Devonian Gas Exploration in Northeastern British Columbia: Geology, Operations and Economics
- F.F. Gray (Northern Petroleum Consultants Ltd.) | J.R. Kassube (Northern Petroleum Consultants Ltd.) | J.H. Van de Venter (Northern Petroleum Consultants Ltd.)
- Document ID
- Petroleum Society of Canada
- Journal of Canadian Petroleum Technology
- Publication Date
- December 1962
- Document Type
- Journal Paper
- 175 - 179
- 1962. Petroleum Society of Canada
- 5.4.6 Thermal Methods, 5.1.5 Geologic Modeling, 2 Well Completion, 2.1.1 Perforating, 1.8 Formation Damage, 1.6 Drilling Operations, 1.10 Drilling Equipment, 4.2 Pipelines, Flowlines and Risers, 5.2.1 Phase Behavior and PVT Measurements, 1.2.3 Rock properties
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Following indications of Devonian gas in several widely scatterednortheastern British Columbia wildcats drilled between 1954 and 1956, anaggressive programme of exploration for Middle Devonian gas was begun in theFort Nelson area in the winter of 1956-57. Since this time the explorationeffort for Devonian gas has steadily increased, with new operators entering theplay, and new discoveries being added each year.
All of these discoveries to date are in Middle Devonian beds, with theexception of the Pacific-Imperial Parkland well, which produces from the UpperDevonian Wabamun formation on the Peace River Arch. The discoveries lieentirely in the Plains area with the exception of Beaver River, which is in thefolded belt at the extreme northern edge of the Province.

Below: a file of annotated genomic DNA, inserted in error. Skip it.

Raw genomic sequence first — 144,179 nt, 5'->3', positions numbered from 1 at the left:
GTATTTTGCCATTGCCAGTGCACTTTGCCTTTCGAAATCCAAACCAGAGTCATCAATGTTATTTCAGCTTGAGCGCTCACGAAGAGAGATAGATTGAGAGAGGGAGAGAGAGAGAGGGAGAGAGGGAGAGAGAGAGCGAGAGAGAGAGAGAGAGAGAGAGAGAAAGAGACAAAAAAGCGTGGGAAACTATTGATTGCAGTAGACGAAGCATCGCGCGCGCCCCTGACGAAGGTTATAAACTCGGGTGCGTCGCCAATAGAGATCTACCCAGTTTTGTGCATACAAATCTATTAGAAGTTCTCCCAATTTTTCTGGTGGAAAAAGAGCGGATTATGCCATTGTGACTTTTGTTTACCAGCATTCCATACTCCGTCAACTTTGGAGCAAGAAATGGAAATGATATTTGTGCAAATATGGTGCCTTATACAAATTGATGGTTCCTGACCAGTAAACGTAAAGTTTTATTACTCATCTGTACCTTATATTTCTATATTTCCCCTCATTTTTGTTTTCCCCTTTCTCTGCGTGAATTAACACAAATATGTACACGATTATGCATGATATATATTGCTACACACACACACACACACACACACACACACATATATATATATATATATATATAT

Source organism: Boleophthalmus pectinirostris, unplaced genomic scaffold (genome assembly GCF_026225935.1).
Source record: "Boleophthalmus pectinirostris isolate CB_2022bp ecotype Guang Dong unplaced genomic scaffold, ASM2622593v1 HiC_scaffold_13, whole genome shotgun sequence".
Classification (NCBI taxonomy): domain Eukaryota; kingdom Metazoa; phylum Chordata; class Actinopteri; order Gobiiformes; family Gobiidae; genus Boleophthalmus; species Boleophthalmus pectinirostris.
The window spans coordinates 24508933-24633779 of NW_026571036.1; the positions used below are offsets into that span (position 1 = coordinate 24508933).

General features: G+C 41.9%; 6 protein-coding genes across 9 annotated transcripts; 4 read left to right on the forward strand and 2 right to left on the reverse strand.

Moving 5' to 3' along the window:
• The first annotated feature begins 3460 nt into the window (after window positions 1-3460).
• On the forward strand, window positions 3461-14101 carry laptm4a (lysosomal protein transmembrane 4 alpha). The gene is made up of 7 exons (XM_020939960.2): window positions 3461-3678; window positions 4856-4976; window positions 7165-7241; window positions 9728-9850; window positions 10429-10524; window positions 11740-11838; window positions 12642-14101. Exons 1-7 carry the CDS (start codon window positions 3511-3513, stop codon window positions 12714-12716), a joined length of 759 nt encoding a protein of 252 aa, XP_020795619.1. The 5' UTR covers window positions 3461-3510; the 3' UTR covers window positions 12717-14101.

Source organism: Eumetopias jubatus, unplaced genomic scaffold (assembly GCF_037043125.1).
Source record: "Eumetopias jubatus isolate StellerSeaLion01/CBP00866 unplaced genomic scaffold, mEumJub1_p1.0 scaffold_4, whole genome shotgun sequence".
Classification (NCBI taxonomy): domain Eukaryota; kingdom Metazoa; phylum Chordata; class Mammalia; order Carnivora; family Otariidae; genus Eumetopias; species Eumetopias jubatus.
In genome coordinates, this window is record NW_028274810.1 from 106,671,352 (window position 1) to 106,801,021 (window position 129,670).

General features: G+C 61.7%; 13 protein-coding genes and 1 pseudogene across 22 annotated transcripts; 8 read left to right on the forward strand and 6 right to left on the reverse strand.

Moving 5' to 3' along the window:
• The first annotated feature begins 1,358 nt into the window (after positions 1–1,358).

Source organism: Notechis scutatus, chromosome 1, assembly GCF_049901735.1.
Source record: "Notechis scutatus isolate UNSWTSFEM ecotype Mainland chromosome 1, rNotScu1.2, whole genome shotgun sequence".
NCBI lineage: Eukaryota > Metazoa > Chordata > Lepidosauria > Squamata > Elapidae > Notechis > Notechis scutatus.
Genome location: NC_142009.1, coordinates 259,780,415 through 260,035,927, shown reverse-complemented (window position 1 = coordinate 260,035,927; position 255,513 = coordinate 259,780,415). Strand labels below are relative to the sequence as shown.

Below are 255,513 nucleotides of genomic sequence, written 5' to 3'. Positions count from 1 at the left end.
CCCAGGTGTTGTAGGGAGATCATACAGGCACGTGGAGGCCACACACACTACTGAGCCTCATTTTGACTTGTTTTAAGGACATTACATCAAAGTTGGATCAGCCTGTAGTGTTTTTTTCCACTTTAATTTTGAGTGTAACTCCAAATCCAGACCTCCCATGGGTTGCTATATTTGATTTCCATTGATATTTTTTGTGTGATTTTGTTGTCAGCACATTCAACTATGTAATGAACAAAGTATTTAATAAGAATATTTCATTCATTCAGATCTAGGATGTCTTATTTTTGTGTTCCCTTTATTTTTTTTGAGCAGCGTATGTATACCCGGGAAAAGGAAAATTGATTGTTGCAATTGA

Most of the MiddleDevonian fields discovered to date are in reefalcarbonates associated with the rim of a shale embayment which extends southeastinto British Columbia from the Yukon territory. Exploration for these fields isguided by a combination of seismic and subsurface stratigraphic methods. Faciesanalysis is particularly important to delineate favourable carbonateenvironments.
Seismic operations and costs run about $70,000.00 per month and are affectedsignificantly by local terrain and weather conditions. Construction andmaintenance of access roads and trucking of rigs and supplies into the bush arealso major exploration expenses. In the drilling of exploratory wells forMiddle Devonian gas, it has been common practice to set 300 feet of 13 3/8"surface casing, 2000 to 2500 feet of 9 5/8"intermediate casing through upperMississippian porous carbonates, 7" casing to the top of the Slave Pointformation, and a 5" liner through the productive zone. Development wells can becompleted in open hole beneath the 7" casing, usually giving higher absoluteopen flow and deliverability rates.
With increasing activity drilling costs have been steadily reduced. In theimmediate area of Fort Nelson wells can now be drilled to the Slave Point in 20to 25 days for as little as $100,000.00 and an open hole completion made for$150,000.00. At more remote locations, costs have been appreciably higher.
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